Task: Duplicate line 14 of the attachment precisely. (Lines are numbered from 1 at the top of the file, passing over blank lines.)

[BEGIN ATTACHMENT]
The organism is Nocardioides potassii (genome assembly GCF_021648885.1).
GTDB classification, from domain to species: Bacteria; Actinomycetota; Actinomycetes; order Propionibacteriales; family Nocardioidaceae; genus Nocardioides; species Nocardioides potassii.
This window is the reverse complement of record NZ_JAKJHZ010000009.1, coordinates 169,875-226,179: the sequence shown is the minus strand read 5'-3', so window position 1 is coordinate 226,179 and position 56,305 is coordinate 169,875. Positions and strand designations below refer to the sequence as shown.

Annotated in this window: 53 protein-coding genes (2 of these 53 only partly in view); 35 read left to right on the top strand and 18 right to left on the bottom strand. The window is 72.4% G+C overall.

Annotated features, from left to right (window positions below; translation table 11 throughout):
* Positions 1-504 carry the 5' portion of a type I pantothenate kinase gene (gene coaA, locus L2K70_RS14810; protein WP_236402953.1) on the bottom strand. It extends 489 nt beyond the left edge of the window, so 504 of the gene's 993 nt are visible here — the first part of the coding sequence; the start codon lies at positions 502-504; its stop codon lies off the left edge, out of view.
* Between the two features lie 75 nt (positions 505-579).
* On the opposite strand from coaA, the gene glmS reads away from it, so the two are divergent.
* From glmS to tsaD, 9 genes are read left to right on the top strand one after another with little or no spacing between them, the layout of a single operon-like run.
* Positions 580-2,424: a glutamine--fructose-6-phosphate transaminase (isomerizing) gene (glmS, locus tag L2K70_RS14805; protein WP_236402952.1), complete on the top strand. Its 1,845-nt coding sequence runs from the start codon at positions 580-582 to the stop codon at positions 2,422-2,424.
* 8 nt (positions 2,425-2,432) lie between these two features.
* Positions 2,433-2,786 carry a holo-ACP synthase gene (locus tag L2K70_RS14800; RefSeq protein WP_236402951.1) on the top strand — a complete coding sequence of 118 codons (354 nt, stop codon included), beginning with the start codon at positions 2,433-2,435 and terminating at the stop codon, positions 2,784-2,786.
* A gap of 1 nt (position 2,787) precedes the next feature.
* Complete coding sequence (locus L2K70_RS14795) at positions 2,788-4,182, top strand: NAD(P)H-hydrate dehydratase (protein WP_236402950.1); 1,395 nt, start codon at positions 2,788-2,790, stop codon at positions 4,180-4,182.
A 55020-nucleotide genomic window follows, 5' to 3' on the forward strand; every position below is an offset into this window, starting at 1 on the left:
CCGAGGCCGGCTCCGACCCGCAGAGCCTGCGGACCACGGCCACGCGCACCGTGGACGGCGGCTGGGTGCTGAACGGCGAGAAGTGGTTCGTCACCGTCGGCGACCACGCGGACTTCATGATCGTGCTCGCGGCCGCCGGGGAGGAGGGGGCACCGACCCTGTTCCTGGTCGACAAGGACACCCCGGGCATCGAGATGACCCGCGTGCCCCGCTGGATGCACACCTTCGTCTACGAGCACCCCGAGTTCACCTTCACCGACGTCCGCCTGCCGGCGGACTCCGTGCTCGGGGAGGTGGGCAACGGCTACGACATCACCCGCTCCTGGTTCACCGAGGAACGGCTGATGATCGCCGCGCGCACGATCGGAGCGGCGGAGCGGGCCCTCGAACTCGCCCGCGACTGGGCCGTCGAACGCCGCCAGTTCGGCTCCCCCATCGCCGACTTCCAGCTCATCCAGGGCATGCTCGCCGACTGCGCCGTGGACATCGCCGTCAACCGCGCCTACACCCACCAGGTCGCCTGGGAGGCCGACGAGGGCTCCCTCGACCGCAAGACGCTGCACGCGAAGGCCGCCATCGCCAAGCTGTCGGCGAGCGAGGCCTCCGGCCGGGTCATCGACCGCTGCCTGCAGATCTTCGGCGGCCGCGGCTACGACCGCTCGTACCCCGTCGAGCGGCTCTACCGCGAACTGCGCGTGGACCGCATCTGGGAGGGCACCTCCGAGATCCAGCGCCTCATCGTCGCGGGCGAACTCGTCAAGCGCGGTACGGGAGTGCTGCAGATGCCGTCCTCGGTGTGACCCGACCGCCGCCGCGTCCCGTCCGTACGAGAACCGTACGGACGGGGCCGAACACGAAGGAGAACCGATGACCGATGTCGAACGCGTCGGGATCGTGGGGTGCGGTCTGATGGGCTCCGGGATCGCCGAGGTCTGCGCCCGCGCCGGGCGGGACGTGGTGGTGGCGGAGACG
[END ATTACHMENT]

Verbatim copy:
* Complete coding sequence (locus L2K70_RS14795) at positions 2,788-4,182, top strand: NAD(P)H-hydrate dehydratase (protein WP_236402950.1); 1,395 nt, start codon at positions 2,788-2,790, stop codon at positions 4,180-4,182.